Solar power could soon be flourishing in the Sunshine State. Thursday morning the Florida Supreme Court approved an initiative for the 2016 ballot that would allow Floridians to vote to reduce the state’s restrictions on rooftop solar power.
A coalition of solar advocates called Floridians for Solar Choice has been leading the effort to change this policy by pursuing a ballot initiative to permit third-party financing for rooftop solar by private companies. To get the initiative on the ballot, Florida required the coalition to first collect 68,314 voter signatures and then have the initiative language approved by the state Supreme Court.
On Thursday, the ballot initiative cleared this major hurdle when the Florida Supreme Court approved the “Solar Choice Amendment” for the November 2016 ballot. Advocates now have to collect the requisite 683,149 signatures to ensure the initiative goes on the ballot. It will then have to pass with 60 percent of the vote in 2016.Guardian: Former Foes Greenpeace and Enel Stand Together in Low-Carbon Push
Just a year ago, the Italian energy giant Enel was in a bitter court battle with Greenpeace, which accused the utility’s coal plant pollution of killing people. Today, the two groups are firm friends, and Greenpeace says Enel is on track to be the “first truly green energy giant."
What changed was the observation by new Enel CEO, Francesco Starace, that the tide was flowing in only one direction for utilities -- toward low-carbon energy -- thanks to fast-dropping renewable energy costs, smarter and more-efficient grids and increasing government action on climate change.
“There is a huge tide flowing, and you can decide in which direction you want to swim,” he told The Guardian in an interview. “The tide is not in our control -- it is the evolution of technology. I think it is crazy if there is someone thinking that he can actually influence this.”PVTech: PV and Batteries Could Be Cheaper Than the Grid in Japan, Says Solar Frontier
Solar Frontier is not only targeting a widely reported reduction in costs of around $0.40 per watt within two years, but it is also hoping to reach grid parity in Japan for residential PV systems with integrated battery storage in the next three to four years.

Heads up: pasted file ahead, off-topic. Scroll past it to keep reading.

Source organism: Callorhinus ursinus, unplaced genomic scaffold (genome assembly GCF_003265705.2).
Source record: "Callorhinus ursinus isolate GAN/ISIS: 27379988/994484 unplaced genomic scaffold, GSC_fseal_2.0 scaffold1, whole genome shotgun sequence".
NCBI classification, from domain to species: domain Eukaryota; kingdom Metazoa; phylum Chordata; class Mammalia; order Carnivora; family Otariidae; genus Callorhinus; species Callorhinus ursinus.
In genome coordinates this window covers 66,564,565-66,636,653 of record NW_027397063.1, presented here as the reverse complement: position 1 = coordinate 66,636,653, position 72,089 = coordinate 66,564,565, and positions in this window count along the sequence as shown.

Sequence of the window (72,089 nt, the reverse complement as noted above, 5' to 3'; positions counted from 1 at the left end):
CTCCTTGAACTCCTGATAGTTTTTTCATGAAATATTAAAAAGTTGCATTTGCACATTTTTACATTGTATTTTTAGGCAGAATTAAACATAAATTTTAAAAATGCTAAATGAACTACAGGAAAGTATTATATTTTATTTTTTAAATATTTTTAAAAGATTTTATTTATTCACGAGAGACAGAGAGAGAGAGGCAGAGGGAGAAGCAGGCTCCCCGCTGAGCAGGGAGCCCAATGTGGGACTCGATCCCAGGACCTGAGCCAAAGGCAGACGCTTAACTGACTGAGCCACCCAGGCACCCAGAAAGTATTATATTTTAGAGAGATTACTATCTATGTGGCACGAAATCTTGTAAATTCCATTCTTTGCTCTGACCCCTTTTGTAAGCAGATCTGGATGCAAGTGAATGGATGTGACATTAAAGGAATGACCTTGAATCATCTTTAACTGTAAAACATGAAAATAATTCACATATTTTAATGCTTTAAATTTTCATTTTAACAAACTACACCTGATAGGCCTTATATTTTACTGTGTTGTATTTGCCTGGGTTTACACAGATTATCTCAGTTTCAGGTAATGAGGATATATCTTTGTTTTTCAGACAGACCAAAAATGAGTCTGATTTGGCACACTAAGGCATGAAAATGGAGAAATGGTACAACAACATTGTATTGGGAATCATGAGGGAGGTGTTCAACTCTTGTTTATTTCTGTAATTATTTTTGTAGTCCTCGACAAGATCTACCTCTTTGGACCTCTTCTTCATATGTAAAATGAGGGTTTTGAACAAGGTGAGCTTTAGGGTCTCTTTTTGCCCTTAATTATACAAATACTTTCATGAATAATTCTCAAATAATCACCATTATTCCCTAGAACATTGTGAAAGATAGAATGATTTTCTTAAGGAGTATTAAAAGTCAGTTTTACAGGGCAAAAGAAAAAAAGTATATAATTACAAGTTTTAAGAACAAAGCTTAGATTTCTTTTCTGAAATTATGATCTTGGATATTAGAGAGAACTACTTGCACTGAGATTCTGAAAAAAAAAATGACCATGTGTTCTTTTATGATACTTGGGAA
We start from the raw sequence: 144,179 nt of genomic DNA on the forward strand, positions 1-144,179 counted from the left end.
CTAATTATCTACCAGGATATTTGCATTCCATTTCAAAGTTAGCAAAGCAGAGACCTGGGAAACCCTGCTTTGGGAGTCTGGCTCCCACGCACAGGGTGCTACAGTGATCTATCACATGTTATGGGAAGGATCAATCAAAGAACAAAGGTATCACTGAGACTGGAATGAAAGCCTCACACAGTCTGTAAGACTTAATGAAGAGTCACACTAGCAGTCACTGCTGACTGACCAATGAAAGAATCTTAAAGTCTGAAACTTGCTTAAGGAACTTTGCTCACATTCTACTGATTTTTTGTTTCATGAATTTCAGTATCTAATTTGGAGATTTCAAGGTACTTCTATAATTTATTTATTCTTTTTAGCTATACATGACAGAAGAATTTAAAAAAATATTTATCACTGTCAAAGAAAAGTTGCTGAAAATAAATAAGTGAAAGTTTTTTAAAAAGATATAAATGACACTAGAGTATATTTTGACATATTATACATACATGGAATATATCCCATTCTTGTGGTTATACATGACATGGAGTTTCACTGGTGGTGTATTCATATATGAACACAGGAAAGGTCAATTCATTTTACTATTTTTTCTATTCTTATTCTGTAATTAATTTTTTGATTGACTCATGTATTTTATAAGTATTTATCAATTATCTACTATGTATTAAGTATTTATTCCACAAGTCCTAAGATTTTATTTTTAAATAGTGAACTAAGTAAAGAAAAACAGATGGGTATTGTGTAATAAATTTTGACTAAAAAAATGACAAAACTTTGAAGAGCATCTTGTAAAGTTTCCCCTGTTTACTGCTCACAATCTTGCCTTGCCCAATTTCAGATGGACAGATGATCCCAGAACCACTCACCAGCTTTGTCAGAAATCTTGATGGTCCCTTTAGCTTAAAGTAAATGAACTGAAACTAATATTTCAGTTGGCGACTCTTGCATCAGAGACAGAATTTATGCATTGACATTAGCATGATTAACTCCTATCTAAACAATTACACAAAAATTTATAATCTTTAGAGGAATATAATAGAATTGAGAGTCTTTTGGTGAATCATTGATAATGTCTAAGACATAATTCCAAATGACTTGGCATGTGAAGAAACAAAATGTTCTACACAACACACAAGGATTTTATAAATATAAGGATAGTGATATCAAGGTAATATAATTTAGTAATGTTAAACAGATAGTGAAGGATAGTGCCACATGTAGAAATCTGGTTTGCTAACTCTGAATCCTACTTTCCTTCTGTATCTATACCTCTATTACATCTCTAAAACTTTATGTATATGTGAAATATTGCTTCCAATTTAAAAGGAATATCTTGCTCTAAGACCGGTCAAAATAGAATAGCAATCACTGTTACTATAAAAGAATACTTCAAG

The thin-film manufacturer and developer has elaborated on remarks made by its CEO Atsuhiko Hirano, as reported by Bloomberg at the beginning of this week. Following the opening of the company’s latest 150 MW plant in its homeland in April this year, Hirano reportedly said that this was the minimum size of factory necessary for efficient production for Solar Frontier’s thin-film CIS technology.Science: The Bizarre Reactor That Might Save Nuclear Fusion
If you’ve heard of fusion energy, you’ve probably heard of tokamaks. These doughnut-shaped devices are meant to cage ionized gases called plasmas in magnetic fields while heating them to the outlandish temperatures needed for hydrogen nuclei to fuse. Tokamaks are the workhorses of fusion -- solid, symmetrical, and relatively straightforward to engineer -- but progress with them has been plodding.
Now, tokamaks’ rebellious cousin is stepping out of the shadows. In a gleaming research lab in Germany’s northeastern corner, researchers are preparing to switch on a fusion device called a stellarator, the largest ever built.
The Canadian election Monday ousted a strong supporter of the Keystone XL pipeline. And it brought into office another strong supporter of the Keystone XL pipeline.
The new Canadian prime minister, Liberal Party leader Justin Trudeau, has supported the construction of the controversial Keystone XL pipeline as well as TransCanada’s proposed $12 billion Energy East pipeline, both of which would carry bitumen from Alberta’s vast oil sands to ports and world markets.
Trudeau has said that the pipelines should be important parts of a national infrastructure program he supports. But at the same time, he advocates the adoption of a national plan to reduce greenhouse gas emissions. Environmental groups say that the two positions are incompatible.